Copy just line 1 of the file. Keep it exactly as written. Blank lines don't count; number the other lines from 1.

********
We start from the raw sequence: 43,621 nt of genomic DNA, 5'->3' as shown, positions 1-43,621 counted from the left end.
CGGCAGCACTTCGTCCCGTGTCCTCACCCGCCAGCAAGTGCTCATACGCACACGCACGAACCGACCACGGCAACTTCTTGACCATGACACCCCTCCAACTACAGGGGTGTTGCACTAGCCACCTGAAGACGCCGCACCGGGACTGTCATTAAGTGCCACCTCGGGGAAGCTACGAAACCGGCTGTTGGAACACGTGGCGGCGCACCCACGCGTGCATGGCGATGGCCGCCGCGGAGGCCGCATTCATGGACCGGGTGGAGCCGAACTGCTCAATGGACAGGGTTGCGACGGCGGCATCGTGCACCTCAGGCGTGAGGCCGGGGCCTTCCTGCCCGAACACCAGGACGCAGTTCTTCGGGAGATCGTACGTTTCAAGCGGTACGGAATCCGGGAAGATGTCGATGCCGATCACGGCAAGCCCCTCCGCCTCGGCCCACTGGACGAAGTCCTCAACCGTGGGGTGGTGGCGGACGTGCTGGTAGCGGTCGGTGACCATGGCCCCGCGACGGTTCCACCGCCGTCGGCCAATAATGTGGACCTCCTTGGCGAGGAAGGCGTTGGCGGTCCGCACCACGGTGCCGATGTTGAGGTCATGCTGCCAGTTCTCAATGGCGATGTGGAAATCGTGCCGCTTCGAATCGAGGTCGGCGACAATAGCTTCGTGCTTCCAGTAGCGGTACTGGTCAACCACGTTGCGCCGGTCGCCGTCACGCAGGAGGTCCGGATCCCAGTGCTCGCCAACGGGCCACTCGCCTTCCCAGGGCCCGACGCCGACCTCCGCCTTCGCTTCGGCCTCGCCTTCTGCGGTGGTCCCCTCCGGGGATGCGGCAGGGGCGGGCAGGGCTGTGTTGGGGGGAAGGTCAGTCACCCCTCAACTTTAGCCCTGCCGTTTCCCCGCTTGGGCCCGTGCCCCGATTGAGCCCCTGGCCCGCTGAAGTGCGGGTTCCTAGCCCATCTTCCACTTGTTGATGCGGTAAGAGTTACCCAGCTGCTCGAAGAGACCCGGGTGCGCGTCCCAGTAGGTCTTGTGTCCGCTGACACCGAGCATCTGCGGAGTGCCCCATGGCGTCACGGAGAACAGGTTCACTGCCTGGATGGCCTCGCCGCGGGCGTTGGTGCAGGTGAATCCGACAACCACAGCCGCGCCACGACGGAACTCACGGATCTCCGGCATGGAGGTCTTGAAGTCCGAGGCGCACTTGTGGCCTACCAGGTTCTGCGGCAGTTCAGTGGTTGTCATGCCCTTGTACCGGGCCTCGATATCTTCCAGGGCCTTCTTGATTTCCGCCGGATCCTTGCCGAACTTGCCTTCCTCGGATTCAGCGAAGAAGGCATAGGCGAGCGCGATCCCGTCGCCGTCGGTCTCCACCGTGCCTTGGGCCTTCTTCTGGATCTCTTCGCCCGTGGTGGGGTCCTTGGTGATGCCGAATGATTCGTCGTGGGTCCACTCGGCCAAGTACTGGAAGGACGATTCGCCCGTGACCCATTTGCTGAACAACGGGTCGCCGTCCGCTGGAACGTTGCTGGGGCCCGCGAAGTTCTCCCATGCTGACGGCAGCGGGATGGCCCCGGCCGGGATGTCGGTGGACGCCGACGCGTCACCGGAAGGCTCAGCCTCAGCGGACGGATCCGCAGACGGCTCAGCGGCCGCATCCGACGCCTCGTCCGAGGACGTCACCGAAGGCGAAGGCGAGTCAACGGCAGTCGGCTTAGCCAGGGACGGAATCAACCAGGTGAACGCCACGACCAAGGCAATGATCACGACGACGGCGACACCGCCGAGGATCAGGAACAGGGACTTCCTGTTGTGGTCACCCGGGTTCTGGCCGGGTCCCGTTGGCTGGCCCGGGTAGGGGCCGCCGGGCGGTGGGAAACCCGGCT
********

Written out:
We start from the raw sequence: 43,621 nt of genomic DNA, 5'->3' as shown, positions 1-43,621 counted from the left end.